Here’s the one thing I would say: They’ve got to identify — and I’m sure they will; this is not being run by a bunch of neophytes in Toronto, these are smart people — who your seven core players are, and then you build your brand around your seven core players. If you don’t think you can digest those seven core players, then you adjust. Lou Lamoriello has got amazing, long-term vision. That’s one of his strengths as a managerial person. They’ll figure that part out. I don’t worry too much about Toronto.

NHL Expansion Draft FAQ: Key dates and rules (Sportsnet)
Saturday, June 17: 3:00 p.m. ET marks the beginning of a trade and waiver freeze that won’t be lifted until Thursday, the morning after Vegas’ picks are unveiled. Starting at this time, the 30 existing NHL teams will also not be allowed to sign or re-sign any players. The only exception here is the Golden Knights themselves, who can make trades with other teams, and begin negotiating with unprotected RFAs and UFAs on Sunday morning. 5:00 p.m. ET marks the deadline for teams to submit their expansion draft protections lists to the league office.

NHL Buyout Roundup: Ducks drop Simon Despres (Puck Daddy)
The Anaheim Ducks have waived defenseman Simon Despres for the purposes of a buyout, Sportsnet’s Elliotte Friedman reports. Despres was acquired from the Pittsburgh Penguins in exchange for Ben Lovejoy at the 2014-15 trade deadline. He earned a five-year, $18-million contract from Anaheim for his showing down the stretch and into the postseason that spring, but has been limited to 33 games in the two seasons since signing his lucrative deal (including just one this past season) due to persistent concussion issues.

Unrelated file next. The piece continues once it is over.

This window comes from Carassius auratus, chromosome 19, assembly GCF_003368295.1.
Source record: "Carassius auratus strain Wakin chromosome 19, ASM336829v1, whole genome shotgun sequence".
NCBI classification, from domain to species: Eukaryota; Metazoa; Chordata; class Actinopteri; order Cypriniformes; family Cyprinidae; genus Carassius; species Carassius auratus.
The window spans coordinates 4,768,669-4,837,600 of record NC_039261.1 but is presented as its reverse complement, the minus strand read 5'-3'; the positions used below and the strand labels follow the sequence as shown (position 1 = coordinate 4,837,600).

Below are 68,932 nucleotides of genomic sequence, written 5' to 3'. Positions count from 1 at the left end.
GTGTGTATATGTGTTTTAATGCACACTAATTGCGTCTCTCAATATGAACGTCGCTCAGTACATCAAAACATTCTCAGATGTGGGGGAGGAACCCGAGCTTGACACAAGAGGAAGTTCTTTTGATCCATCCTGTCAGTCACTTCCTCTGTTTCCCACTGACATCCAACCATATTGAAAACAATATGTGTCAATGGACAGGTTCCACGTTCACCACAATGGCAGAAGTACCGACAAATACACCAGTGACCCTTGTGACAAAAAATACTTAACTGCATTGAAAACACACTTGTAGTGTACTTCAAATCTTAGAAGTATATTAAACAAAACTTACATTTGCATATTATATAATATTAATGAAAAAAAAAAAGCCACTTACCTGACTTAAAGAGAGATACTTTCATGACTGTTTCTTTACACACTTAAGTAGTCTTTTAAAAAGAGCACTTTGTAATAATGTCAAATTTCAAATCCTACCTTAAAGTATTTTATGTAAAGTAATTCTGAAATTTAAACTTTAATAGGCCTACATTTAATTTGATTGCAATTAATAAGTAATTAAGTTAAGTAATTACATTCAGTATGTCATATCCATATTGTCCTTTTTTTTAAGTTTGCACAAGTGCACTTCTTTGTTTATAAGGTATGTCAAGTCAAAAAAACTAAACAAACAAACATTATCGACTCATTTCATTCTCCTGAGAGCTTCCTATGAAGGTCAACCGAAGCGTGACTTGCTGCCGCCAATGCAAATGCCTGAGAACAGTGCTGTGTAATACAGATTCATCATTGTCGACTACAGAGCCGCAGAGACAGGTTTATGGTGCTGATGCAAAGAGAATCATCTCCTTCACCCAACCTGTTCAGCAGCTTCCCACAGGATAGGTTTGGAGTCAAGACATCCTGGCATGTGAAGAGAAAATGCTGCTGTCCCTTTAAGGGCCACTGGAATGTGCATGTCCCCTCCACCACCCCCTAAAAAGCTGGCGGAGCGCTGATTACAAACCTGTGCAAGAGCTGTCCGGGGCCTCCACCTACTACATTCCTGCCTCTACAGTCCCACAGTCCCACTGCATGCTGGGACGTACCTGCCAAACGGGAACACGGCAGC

Maple Leafs won’t get off easy in next expansion draft (Toronto Star)
In Seattle, it’s looking increasingly like an arena deal is in place to bring an NHL team to the city. The mayor, Ed Murray, recently went on local TV saying the funding is in place to renovate Key Arena, while identifying an ownership group — Los Angeles-based Oak View Arena Group. “I think the NHL is ready to move quicker than not …. I think we’ll hear something soon.” Oak View has strong ties to the NHL. It’s CEO is none other than former MLSE CEO Tim Leiweke.

Conor Timmins – 2017 NHL Draft Profile (MLHS)
Following what Greyhounds head coach Drew Bannister described as a highly productive summer of offseason training, Timmins broke out in a big way in his draft year. His production skyrocketed to 61 points in 67 games (fifth among OHL defencemen) and he finished as a plus-53 (tied for third among OHL defencemen) while elevating into the top matchup role consistently from November onward. More impressive still is the portion of his production that came at even strength: No defenceman in the entire CHL put up more even-strength points than Timmins’ 44 in 2016-17 (he also led the CHL in 5v5 primary assists with 21).